Once the majority of health care workers had received their shots, the focus turned to the community and USC continued to be on the forefront in taking care of communities all over Los Angeles. Teams from the USC School of PharmacyKeck Medicine of USC and the Keck School of Medicine of USC took the lead in rolling out a huge COVID-19 vaccination effort for health care workers and patients over 65.

Pharmacy school volunteers assist with community efforts

Leading the charge for the county vaccination endeavors were USC pharmacy school students, who were active and eager volunteers at two COVID-19 vaccination sites. They led the Lincoln Park vaccination distribution center and participated at Dodger Stadium, the largest mega-distribution site in the United States.

Los Angeles Mayor Eric Garcetti, center, talks with healthcare volunteers during his visit to the city’s newest vaccination site at USC’s Flower Street parking garage at Expo and Figueroa, March 10, 2021. (USC Photo/Gus Ruelas)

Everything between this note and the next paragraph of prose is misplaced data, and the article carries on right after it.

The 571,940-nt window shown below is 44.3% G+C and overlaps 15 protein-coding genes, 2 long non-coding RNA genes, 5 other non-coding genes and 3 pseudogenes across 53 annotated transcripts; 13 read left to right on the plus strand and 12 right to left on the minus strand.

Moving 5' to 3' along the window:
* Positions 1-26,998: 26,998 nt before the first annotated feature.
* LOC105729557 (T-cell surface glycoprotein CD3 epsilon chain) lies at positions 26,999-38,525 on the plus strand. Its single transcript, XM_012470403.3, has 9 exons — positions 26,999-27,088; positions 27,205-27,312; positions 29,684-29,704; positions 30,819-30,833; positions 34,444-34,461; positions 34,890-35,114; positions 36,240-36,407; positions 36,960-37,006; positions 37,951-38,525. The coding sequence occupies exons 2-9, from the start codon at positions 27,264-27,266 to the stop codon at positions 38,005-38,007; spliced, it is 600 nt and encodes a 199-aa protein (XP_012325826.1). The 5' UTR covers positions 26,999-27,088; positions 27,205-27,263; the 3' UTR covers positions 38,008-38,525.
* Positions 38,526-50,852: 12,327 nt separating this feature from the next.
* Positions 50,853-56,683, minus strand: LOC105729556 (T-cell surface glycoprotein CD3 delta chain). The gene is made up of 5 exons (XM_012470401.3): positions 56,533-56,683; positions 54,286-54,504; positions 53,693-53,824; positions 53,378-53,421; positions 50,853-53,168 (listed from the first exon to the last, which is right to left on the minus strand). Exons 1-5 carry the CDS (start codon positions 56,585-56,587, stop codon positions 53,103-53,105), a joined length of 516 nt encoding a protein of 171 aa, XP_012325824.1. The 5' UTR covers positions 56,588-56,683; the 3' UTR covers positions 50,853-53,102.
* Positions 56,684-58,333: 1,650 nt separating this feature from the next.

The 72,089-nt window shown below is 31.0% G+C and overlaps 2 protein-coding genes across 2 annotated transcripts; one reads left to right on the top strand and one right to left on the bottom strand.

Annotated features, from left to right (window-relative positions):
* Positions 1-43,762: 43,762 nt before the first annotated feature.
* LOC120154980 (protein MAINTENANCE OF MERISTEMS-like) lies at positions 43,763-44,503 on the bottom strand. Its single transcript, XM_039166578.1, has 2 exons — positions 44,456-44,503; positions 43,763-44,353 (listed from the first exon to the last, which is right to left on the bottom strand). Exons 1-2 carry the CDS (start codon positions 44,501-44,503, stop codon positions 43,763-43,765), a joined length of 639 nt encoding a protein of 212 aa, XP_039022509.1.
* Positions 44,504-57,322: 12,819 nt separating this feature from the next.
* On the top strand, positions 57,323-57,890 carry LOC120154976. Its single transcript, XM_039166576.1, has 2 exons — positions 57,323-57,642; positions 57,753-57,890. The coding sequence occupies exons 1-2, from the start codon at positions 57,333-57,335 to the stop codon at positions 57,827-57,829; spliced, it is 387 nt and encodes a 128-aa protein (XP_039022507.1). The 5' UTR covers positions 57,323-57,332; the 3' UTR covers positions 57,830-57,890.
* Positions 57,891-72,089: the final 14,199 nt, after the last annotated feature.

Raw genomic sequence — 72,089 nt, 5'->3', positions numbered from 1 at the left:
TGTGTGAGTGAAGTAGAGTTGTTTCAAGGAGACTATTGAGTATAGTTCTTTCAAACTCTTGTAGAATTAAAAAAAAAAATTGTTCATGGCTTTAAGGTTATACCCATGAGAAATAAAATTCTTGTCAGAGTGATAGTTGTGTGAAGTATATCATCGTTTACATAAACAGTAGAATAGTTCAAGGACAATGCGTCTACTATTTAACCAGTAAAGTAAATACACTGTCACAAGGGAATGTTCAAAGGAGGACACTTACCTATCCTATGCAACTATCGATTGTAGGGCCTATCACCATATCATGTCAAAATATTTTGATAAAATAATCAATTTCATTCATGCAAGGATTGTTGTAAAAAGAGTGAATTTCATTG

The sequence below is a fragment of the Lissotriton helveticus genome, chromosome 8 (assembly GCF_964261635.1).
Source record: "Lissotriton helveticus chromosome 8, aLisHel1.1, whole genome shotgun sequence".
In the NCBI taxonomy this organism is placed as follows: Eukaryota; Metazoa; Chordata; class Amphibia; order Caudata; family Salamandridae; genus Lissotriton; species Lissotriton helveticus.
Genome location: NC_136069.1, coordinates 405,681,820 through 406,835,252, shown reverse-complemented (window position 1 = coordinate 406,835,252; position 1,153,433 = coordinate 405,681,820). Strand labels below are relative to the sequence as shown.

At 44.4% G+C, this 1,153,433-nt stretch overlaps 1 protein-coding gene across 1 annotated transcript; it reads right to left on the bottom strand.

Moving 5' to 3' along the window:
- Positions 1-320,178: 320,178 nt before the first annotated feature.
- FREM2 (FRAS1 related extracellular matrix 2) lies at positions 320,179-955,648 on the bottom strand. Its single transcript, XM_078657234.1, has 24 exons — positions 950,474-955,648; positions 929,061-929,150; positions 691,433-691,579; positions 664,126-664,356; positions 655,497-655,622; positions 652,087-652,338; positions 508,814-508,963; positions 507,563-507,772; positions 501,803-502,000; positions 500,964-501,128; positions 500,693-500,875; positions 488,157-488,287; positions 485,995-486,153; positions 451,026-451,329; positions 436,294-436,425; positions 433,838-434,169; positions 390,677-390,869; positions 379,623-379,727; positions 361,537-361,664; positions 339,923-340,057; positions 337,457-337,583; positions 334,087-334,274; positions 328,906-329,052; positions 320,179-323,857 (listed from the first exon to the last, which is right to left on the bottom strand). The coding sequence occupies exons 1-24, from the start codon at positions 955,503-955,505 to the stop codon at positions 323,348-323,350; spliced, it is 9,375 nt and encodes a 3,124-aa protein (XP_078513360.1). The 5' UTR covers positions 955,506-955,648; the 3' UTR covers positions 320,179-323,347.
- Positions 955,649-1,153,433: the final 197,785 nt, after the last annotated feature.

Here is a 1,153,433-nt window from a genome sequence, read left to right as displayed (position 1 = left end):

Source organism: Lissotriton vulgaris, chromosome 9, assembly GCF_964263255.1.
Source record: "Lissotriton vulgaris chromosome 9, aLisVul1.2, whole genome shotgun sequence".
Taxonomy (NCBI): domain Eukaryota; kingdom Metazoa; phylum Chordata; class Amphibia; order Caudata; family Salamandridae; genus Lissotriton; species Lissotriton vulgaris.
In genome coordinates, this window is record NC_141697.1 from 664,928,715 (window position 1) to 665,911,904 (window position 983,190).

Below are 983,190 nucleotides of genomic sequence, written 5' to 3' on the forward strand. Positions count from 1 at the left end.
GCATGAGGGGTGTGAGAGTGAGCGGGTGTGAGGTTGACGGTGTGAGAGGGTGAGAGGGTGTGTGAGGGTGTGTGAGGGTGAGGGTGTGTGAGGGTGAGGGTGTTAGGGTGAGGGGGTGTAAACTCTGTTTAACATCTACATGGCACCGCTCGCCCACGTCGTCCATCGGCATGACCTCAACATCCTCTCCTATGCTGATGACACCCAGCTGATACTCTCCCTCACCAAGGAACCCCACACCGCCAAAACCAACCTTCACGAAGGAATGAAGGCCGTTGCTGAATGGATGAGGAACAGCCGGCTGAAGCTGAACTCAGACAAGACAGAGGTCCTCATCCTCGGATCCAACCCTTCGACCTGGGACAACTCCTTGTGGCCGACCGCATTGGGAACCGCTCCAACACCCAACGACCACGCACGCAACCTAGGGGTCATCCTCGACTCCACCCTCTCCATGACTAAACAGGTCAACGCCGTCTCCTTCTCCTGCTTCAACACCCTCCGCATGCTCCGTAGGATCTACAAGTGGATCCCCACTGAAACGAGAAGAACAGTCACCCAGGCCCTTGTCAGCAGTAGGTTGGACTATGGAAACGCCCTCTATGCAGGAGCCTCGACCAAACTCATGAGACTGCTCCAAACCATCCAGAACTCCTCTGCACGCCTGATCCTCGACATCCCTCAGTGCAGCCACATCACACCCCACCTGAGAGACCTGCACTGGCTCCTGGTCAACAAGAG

Doctor of Pharmacy student Kathryn Perkins explained why she participated: “This pandemic has taught me that there is always someone who needs help. Sometimes you have to ask for help, and that is perfectly normal. Other times, you have to step up and be the one to help others.”

Expanding vaccine access in the hardest-hit neighborhoods

In partnership with L.A. County, the mayor’s office, L.A. Fire Department, the nonprofit Community Organized Relief Effort and other groups, COVID-19 inoculations were delivered in some of L.A.’s hardest-hit neighborhoods, where Black and Latino families have borne the brunt of the pandemic and test positivity rates have ranged from 23% to 31%.

“From the start, we have been committed to making vaccine distribution fair and equitable,” said Felipe Osorno, executive administrator of continuum of care operations and value improvement at Keck Medicine. “Latino and Black residents are disproportionately dying from the disease while getting vaccinated at a lower rate, and we will continue to address these disparities through educational outreach on the safety and efficacy of the vaccine and by reducing barriers to receiving it.”